soul talk

Women with grades equivalent to men less successful

A recent study by Michael T. French, Professor of Health Economics at the University of Miami, has concluded that there is a strong correlation between high-school grades and financial success in later life. The study was published in the Eastern Economic Journal and says that high grade point average in high school strongly predicts future earnings. But it has also concluded that women who have the same grades as their male counterparts earn less. The gap in pay increases as women advance in their careers, with younger women getting about 93 per cent of their male peers' earnings. Another study from Georgetown University's Center on Education and the Workforce says that women need a Ph.D to earn the same amount as a man with a BA and work about 60 days more per year to make the same money.

ThinkstockSpending time with a child leads to brain changes in men

As a man spends time with a baby, his brain starts responding more like that of a female caregiver. In a series of experiments led by Eyal Abraham of Bar-Ilan University where he videotaped 89 first-time parents, he has found that even fathers are capable of developing mother-like brain activity or a recognisable "parental caregiving" neural network'. By measuring the levels of oxytocin and scanning the brains of parents using MRI, the conclusions were reached that a pattern similar of brain activity was detected in men and women caring for their first off-spring.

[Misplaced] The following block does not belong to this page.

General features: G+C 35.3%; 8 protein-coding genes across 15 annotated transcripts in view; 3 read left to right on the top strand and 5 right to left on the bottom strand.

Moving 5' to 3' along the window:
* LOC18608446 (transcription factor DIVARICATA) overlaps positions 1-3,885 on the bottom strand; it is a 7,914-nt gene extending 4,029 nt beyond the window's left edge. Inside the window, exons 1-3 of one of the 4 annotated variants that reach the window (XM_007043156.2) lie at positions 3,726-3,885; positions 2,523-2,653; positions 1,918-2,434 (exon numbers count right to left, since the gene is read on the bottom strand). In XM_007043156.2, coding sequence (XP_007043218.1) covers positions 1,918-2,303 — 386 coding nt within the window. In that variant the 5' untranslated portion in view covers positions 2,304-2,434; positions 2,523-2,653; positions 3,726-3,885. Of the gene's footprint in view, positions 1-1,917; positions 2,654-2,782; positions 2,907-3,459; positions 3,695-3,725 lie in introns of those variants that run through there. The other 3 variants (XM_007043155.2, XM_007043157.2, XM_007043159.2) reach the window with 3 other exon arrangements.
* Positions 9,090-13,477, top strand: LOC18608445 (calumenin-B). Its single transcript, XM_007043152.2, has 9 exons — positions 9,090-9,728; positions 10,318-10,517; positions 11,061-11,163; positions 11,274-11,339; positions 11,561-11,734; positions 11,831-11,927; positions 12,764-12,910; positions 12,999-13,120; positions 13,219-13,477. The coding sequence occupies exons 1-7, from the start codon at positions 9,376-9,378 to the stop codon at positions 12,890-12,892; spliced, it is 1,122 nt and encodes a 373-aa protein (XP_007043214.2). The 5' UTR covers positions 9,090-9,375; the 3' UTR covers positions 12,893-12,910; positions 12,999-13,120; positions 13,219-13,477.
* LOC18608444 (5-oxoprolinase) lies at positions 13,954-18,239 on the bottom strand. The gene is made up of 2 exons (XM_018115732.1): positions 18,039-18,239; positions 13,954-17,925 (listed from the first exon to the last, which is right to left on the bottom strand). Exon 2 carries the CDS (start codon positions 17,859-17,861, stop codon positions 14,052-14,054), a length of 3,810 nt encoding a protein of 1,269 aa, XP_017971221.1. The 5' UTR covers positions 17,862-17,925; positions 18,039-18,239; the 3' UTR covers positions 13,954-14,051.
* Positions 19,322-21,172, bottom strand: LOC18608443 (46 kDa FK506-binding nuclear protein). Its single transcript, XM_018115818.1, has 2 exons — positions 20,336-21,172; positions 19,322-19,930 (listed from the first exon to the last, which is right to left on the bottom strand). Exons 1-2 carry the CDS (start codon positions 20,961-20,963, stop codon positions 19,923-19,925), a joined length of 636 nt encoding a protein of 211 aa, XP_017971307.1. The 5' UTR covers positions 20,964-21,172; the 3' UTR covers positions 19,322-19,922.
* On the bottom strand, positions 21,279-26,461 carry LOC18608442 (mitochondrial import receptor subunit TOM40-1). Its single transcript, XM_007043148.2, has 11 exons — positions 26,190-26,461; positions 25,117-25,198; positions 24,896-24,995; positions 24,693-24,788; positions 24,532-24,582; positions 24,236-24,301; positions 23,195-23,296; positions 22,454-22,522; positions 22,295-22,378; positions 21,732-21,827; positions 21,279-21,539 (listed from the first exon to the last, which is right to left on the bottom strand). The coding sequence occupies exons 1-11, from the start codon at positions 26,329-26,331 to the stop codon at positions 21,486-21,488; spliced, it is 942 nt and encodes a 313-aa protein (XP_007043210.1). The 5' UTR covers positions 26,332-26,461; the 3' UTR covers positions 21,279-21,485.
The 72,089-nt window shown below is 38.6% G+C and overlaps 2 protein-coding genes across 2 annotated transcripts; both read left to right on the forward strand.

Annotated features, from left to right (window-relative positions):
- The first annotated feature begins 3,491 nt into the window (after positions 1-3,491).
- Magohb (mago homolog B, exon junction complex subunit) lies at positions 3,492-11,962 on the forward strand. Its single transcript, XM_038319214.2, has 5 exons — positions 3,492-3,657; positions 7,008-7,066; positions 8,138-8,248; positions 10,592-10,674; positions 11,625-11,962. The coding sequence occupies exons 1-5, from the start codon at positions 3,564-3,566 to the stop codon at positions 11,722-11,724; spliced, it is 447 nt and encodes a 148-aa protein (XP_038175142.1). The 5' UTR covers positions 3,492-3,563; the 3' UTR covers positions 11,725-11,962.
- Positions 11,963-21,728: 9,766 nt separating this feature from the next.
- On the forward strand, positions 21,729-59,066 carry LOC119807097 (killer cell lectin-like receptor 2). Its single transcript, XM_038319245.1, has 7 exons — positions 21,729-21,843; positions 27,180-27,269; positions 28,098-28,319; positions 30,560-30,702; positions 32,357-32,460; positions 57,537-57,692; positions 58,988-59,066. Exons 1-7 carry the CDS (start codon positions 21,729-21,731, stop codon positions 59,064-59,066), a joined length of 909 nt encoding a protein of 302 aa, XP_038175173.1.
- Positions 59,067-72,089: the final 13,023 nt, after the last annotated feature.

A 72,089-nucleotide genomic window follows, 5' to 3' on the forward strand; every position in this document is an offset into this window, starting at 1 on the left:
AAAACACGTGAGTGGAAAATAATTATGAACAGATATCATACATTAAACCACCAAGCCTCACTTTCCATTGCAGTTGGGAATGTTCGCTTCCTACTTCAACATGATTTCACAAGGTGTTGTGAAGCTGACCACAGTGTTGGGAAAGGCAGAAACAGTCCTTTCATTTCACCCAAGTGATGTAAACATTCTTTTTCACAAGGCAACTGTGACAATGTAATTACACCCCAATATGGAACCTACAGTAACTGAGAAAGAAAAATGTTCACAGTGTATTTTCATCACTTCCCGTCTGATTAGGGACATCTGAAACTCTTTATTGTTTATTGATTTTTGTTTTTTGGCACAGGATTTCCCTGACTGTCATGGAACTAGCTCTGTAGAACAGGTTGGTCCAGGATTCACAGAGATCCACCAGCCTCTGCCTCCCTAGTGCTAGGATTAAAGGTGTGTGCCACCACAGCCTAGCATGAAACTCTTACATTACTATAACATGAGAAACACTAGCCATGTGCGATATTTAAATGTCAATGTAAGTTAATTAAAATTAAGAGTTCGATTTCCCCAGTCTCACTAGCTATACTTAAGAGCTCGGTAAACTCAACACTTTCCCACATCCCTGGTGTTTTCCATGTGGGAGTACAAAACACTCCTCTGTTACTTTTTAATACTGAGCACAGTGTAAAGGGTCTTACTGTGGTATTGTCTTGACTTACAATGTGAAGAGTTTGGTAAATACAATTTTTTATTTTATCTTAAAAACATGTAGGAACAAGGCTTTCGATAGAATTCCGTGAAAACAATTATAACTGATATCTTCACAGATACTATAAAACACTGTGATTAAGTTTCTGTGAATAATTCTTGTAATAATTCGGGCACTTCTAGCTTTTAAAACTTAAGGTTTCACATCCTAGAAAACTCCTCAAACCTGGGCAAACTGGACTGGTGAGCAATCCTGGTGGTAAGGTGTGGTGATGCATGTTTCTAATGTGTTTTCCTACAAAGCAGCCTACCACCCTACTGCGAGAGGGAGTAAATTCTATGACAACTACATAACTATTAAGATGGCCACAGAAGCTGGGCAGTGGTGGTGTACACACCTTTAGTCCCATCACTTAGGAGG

Not just women, but gay men too sexually harassed

A survey by Stop Street Harassment, in coordination with market research firm GfK, administered to 2000 people across United States, along with interviews with marginalised focus groups such as bisexuals, gay, transexuals and Native Americans in South Dakota has found that 65 per cent women and 25 per cent men experience sexual harassment. While half of the women go through verbal harassment, 41per cent experience physical aggression, non-consensual sexual touching for 23 per cent, 20 per cent were followed, 14 per cent were flashed and 9 per cent had to forcefully do something sexual; 18 per cent men experienced verbal harassment, 16 per cent experienced physical aggression, 8 per cent were touched without consent, 7per cent were followed, 5 per cent were flashed and 2 per cent had to indulge in something sexual forcefully. The most common harassment against men were slurs of homophobic and transphobic kind. AG